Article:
The Importance of Staying Hydrated
Pour yourself a tall glass of water to sip while you read this hot topic for seniors on dehydration. The definition of dehydration is that you lose more fluid than you take in. Many of us believe dehydration is prevented by our body’s natural sense of thirst to remind us to pour ourselves a glass of H2O. But the fact is, as your loved one gets older, their sense of thirst will diminish significantly. And if they have dementia, they may not remember to drink liquids throughout the day. All caregivers should be aware of dehydration concerns and take preventive measures when caring for a loved one.
Hydration is vital because it keeps electrolytes balanced, blood volume normal, aids in digestion, transportation of nutrients, and kidney functioning. And if your elderly loved one becomes dehydrated, they have the added risk of mental confusion. It is recommended that adult men drink about ten cups of water per day (2500 ml), and women should drink roughly eight cups (2000 ml) per day.
Signs of dehydration to look for in older adults:
- Dry skin or cracked lips
- Mobility difficulty
- Dry mouth
- Sunken eyes
- Inability to sweat or produce tears
- Rapid heart rate
- Low blood pressure
5 reasons seniors needs H2O:
As we age, several physiological changes can put seniors at a higher risk of dehydration, such as increased fluid loss, reduced body water content, and a decrease in fluid consumption. Let’s look at these closer:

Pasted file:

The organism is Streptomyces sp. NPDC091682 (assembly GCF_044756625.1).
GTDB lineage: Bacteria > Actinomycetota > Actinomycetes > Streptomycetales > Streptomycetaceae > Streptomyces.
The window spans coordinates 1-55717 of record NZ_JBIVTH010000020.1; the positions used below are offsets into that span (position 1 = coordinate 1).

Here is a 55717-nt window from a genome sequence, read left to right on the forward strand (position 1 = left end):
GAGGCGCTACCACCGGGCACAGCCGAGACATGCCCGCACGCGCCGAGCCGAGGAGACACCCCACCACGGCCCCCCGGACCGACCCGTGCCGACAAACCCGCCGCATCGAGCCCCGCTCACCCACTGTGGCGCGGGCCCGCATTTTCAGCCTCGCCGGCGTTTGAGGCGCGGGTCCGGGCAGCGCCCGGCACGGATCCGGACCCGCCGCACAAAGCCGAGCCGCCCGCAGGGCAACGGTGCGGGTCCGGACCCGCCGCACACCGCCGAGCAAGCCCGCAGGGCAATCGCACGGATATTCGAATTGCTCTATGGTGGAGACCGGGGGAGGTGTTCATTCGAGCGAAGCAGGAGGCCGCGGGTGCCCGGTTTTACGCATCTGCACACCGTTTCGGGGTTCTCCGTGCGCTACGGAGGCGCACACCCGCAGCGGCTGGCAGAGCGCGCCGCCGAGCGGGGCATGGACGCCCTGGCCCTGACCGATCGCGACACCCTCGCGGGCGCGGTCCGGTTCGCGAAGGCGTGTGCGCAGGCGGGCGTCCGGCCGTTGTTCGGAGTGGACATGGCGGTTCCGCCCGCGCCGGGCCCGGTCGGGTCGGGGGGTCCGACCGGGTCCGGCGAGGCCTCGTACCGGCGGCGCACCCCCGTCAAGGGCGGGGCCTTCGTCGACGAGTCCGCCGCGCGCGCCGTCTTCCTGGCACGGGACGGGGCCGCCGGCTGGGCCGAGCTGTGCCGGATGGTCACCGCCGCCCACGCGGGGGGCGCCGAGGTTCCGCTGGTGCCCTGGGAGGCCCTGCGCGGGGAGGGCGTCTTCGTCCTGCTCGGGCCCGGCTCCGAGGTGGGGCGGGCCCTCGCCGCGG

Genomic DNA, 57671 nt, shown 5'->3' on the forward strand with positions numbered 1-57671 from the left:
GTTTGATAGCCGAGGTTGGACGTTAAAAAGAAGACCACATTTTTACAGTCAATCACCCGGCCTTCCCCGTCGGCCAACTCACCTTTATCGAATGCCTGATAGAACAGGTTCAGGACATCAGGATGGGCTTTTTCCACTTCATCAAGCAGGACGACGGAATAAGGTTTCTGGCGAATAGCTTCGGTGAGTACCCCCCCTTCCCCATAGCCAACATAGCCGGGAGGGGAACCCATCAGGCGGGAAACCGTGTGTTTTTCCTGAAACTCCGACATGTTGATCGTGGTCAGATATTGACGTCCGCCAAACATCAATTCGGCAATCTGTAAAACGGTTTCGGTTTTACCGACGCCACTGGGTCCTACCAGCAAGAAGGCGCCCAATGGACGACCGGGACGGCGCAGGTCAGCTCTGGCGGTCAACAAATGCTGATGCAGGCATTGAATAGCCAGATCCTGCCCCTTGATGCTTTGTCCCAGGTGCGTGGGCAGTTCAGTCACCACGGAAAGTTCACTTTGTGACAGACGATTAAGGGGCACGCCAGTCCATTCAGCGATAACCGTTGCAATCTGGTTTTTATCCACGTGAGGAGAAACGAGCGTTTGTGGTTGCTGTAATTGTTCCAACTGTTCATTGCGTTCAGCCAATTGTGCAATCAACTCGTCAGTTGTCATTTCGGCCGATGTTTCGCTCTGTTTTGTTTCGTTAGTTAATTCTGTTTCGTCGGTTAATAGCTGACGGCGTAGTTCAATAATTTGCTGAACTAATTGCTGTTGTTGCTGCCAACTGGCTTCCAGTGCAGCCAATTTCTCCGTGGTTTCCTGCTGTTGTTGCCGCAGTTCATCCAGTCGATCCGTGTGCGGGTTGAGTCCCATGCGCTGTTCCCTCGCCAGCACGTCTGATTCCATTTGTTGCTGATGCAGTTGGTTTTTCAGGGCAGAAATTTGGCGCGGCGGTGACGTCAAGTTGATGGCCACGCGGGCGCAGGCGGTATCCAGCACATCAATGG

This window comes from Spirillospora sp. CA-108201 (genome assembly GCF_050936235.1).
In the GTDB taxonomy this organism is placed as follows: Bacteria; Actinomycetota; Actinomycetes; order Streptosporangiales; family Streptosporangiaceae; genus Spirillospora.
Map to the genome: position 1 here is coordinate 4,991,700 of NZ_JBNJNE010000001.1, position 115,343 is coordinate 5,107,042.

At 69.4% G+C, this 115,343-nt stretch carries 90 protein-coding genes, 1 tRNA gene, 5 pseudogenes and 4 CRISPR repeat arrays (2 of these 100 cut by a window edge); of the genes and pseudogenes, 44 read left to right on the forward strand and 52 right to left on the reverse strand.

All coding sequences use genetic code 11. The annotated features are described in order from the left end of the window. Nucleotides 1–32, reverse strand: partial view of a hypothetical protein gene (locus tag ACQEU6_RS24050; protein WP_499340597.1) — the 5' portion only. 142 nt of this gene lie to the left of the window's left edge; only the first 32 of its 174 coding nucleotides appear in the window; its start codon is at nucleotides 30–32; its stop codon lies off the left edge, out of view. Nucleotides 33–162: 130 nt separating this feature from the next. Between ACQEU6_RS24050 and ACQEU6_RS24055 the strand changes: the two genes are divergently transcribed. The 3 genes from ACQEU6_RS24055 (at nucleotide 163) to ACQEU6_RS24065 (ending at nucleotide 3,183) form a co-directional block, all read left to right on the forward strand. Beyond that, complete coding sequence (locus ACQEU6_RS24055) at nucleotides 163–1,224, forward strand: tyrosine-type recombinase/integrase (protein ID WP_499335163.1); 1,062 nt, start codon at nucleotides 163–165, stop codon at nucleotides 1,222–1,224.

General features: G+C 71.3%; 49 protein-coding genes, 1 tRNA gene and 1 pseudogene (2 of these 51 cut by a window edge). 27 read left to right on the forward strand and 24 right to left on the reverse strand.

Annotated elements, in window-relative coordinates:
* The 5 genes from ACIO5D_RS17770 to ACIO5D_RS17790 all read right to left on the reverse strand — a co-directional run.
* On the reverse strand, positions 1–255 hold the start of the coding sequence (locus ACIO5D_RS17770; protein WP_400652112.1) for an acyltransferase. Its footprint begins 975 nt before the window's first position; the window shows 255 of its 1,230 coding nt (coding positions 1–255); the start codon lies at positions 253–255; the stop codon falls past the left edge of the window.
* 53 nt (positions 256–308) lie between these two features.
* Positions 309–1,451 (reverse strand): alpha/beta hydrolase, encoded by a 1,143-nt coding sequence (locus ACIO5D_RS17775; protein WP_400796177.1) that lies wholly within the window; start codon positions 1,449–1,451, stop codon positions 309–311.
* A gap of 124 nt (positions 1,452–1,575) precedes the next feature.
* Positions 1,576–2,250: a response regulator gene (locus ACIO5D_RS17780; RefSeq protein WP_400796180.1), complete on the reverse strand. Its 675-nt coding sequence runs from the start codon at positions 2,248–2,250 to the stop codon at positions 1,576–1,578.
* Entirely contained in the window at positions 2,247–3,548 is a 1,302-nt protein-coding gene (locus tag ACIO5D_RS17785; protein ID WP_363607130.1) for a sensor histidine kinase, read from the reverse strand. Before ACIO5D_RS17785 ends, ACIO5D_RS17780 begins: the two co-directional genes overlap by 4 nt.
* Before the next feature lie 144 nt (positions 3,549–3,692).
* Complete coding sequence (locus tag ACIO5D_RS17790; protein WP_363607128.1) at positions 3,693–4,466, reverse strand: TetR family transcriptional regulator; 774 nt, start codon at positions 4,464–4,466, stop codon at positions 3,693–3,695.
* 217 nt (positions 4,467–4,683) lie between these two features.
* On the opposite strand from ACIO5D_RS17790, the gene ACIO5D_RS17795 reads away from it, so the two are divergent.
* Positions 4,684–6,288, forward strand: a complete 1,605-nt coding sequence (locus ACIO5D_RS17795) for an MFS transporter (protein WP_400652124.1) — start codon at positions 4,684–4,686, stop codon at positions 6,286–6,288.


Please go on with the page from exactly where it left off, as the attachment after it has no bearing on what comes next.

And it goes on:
1. Decreased Thirst. It’s a fact that we lose our sense of thirst with age. While you may feel parched and reach for the nearest water bottle, our older loved ones may not notice their need for hydration. Ensuring that your loved one is keeping up with their daily water or fluid intake will help prevent a major medical emergency.
2. Kidney Function. Our kidneys are responsible for filtering out blood by removing waste, controlling the body’s fluid balance, and keeping electrolytes at the right levels. Kidney function can diminish as we age, leading to a decrease in the body’s ability to create urine or remove waste. Staying fully hydrated helps to keep kidneys functioning to the best of their ability.
3. Brain Power. Dehydration symptoms in seniors can mimic signs of dementia. Why is that? Because dehydration is just as critical for brain function as it is for body function. Cognitive function is enhanced when brain cells get the proper amount of hydration.